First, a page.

newtype and existentials

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newtype and existentials

Ralf Hinze
Is there a strong reason why

> {-# OPTIONS -fglasgow-exts #-}
> data Type :: (* -> *) where
>   Int   ::  Type Int
> data Dynamic  =  forall a . Dyn (a, Type a)

works, but not

> newtype Dynamic  =  forall a . Dyn (a, Type a)

Cheers, Ralf
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RE: newtype and existentials

Simon Peyton Jones
yes.  a newtype declares a new type isomorphic to an existing type.  
        newtype T = MkT S
declares T to be isomorphic to S.

There is no existing Haskell type isomorphic to your Dynamic.

In concrete terms, the newtype constructor is discarded before we get to
System F; but we can't do that with an existential.

S

| -----Original Message-----
| From: [hidden email]
[mailto:glasgow-haskell-bugs-
| [hidden email]] On Behalf Of Ralf Hinze
| Sent: 18 November 2005 13:28
| To: [hidden email]
| Subject: newtype and existentials
|
| Is there a strong reason why
|
| > {-# OPTIONS -fglasgow-exts #-}
| > data Type :: (* -> *) where
| >   Int   ::  Type Int
| > data Dynamic  =  forall a . Dyn (a, Type a)
|
| works, but not
|
| > newtype Dynamic  =  forall a . Dyn (a, Type a)
|
| Cheers, Ralf
| _______________________________________________
| Glasgow-haskell-bugs mailing list
| [hidden email]
| http://www.haskell.org/mailman/listinfo/glasgow-haskell-bugs
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Re: newtype and existentials

Tomasz Zielonka
In reply to this post by Ralf Hinze
On Fri, Nov 18, 2005 at 02:28:28PM +0100, Ralf Hinze wrote:

> Is there a strong reason why
>
> > {-# OPTIONS -fglasgow-exts #-}
> > data Type :: (* -> *) where
> >   Int   ::  Type Int
> > data Dynamic  =  forall a . Dyn (a, Type a)
>
> works, but not
>
> > newtype Dynamic  =  forall a . Dyn (a, Type a)

I am not an expert in this area, but let's try to guess.

My guess is that there is no strong reason and the rule that
existentials can be only used in 'data' declarations is a bit
too restrictive. Usually, you restrict the existentially
quantified types to some type-classes. This requires storing
the type-class dictionaries in the data constructor, which
changes the representation of the type, so newtype can't be
used.

In your case you don't use type-class context to restrict 'a',
so it should be possible to use newtype. But the compiler
is not so smart to see this and it rejects this code anyway.

Did I win something? ;-)

Best regards
Tomasz
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Re: newtype and existentials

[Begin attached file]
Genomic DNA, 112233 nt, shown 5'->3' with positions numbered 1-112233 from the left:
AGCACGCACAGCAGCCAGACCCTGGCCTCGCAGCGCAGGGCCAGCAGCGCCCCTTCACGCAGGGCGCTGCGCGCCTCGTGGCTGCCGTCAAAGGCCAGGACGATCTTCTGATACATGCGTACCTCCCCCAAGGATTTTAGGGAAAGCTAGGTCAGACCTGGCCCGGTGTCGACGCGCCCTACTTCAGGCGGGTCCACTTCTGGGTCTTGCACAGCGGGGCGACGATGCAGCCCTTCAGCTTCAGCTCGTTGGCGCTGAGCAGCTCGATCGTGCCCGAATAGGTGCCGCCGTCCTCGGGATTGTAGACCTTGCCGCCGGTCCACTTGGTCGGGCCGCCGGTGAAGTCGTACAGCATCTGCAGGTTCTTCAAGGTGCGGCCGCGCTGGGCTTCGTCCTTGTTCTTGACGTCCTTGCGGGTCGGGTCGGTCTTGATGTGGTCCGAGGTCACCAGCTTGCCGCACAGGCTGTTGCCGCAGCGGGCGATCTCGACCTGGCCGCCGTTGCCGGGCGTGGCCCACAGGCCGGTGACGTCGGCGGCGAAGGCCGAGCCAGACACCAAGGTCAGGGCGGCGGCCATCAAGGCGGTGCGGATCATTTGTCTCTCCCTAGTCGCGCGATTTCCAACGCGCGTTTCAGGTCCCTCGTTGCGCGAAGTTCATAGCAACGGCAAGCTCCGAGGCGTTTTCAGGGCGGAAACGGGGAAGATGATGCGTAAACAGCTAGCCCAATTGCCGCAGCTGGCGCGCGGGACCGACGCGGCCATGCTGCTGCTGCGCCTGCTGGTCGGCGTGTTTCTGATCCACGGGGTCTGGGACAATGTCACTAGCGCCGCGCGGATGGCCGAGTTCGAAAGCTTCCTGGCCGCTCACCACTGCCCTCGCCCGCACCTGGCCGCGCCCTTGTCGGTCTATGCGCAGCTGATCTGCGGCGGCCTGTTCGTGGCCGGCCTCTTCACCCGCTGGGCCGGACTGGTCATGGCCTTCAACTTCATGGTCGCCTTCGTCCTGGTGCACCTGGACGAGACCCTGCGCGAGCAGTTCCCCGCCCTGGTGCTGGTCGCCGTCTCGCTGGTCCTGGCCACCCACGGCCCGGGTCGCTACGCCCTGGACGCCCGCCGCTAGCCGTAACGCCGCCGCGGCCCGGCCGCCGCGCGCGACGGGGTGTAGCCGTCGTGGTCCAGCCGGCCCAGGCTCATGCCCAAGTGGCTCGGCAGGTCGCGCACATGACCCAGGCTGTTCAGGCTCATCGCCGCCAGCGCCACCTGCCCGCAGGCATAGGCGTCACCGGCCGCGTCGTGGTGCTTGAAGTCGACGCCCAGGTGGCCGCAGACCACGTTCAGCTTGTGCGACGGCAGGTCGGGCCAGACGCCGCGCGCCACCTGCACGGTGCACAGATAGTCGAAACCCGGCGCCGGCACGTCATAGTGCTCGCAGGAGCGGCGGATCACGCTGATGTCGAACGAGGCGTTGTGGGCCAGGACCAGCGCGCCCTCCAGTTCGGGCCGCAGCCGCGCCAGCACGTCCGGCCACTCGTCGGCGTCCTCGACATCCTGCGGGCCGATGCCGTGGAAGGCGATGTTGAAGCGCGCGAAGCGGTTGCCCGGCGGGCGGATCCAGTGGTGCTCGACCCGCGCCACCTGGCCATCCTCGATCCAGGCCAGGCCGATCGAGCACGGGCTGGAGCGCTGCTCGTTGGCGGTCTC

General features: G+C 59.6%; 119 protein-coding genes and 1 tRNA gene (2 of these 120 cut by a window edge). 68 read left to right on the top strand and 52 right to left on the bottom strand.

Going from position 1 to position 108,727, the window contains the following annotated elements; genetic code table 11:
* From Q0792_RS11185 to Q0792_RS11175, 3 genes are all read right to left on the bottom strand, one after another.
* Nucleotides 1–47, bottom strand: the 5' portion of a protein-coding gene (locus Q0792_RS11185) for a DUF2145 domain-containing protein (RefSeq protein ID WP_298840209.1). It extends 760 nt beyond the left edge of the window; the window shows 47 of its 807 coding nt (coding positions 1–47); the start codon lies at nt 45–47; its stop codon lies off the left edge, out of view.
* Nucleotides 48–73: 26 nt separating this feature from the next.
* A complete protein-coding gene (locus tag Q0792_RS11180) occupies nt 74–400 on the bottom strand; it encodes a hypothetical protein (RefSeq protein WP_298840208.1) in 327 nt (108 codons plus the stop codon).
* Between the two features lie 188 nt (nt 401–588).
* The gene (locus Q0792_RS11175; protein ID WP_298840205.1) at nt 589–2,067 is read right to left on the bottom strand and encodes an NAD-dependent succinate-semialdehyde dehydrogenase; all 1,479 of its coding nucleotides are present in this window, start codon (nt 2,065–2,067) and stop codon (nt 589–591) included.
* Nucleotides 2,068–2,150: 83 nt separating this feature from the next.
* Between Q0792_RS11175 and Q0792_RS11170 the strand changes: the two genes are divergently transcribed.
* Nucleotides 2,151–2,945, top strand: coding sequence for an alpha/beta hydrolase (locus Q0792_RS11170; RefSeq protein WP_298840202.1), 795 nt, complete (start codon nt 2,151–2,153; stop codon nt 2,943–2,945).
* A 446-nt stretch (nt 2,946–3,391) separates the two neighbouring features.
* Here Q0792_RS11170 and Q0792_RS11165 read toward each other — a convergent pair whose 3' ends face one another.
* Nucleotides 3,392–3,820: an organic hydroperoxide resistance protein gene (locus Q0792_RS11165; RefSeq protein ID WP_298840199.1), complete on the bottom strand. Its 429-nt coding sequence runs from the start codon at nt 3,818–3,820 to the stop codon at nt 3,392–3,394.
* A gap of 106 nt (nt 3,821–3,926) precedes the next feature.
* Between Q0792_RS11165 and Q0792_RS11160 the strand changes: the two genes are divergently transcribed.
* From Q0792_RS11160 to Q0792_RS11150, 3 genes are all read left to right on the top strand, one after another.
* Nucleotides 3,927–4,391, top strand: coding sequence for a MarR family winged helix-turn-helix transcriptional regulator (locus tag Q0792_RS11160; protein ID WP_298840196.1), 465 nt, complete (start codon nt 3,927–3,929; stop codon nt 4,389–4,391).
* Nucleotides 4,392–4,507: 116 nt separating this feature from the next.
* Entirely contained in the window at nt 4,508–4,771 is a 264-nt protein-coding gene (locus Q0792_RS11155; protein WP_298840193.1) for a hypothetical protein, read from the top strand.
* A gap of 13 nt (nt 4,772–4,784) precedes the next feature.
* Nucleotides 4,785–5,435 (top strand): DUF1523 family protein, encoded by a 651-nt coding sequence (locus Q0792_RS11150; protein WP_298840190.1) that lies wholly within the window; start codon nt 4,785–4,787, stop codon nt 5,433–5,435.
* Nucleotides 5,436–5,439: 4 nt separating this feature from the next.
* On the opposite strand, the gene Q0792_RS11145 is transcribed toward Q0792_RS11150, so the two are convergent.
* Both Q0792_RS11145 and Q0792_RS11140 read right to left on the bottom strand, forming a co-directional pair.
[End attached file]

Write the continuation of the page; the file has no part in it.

Ralf Hinze
In reply to this post by Simon Peyton Jones
> yes.  a newtype declares a new type isomorphic to an existing type.  
>         newtype T = MkT S
> declares T to be isomorphic to S.
>
> There is no existing Haskell type isomorphic to your Dynamic.

Following your reasoning, shouldn't GHC also reject

> newtype D = D (D -> D)

because there is no existing Haskell type isomorphic to D? And
certainly, System F doesn't have recursive types either.

Cheers, Ralf
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RE: newtype and existentials

Simon Peyton Jones
In reply to this post by Ralf Hinze
maybe so.  GHC does indeed treat recursive newtypes specially.  But I don't like that; it's a wart in the intermediate language.  But it's a wart I'd like to shrink, not grow.

S

| -----Original Message-----
| From: Ralf Hinze [mailto:[hidden email]]
| Sent: 18 November 2005 13:40
| To: Simon Peyton-Jones
| Cc: [hidden email]
| Subject: Re: newtype and existentials
|
| > yes.  a newtype declares a new type isomorphic to an existing type.
| >         newtype T = MkT S
| > declares T to be isomorphic to S.
| >
| > There is no existing Haskell type isomorphic to your Dynamic.
|
| Following your reasoning, shouldn't GHC also reject
|
| > newtype D = D (D -> D)
|
| because there is no existing Haskell type isomorphic to D? And
| certainly, System F doesn't have recursive types either.
|
| Cheers, Ralf
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Re: newtype and existentials

Ross Paterson
In reply to this post by Simon Peyton Jones
On Fri, Nov 18, 2005 at 01:31:46PM -0000, Simon Peyton-Jones wrote:
> yes.  a newtype declares a new type isomorphic to an existing type.  
> newtype T = MkT S
> declares T to be isomorphic to S.
>
> There is no existing Haskell type isomorphic to your Dynamic.
>
> In concrete terms, the newtype constructor is discarded before we get to
> System F; but we can't do that with an existential.

The first argument, but not the second, also applies to

        newtype T = MkT (forall a. S)

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RE: newtype and existentials

Simon Peyton Jones
In reply to this post by Ralf Hinze
true.  GHC's intermediate language has first-class universal
quantification, but not first-class existentials. I can't claim that is
the Right Thing, but it might explain why GHC at least makes the choices
it does

Simon

| -----Original Message-----
| From: Ross Paterson [mailto:[hidden email]]
| Sent: 18 November 2005 13:44
| To: Simon Peyton-Jones
| Cc: Ralf Hinze; [hidden email]
| Subject: Re: newtype and existentials
|
| On Fri, Nov 18, 2005 at 01:31:46PM -0000, Simon Peyton-Jones wrote:
| > yes.  a newtype declares a new type isomorphic to an existing type.
| > newtype T = MkT S
| > declares T to be isomorphic to S.
| >
| > There is no existing Haskell type isomorphic to your Dynamic.
| >
| > In concrete terms, the newtype constructor is discarded before we
get to
| > System F; but we can't do that with an existential.
|
| The first argument, but not the second, also applies to
|
| newtype T = MkT (forall a. S)

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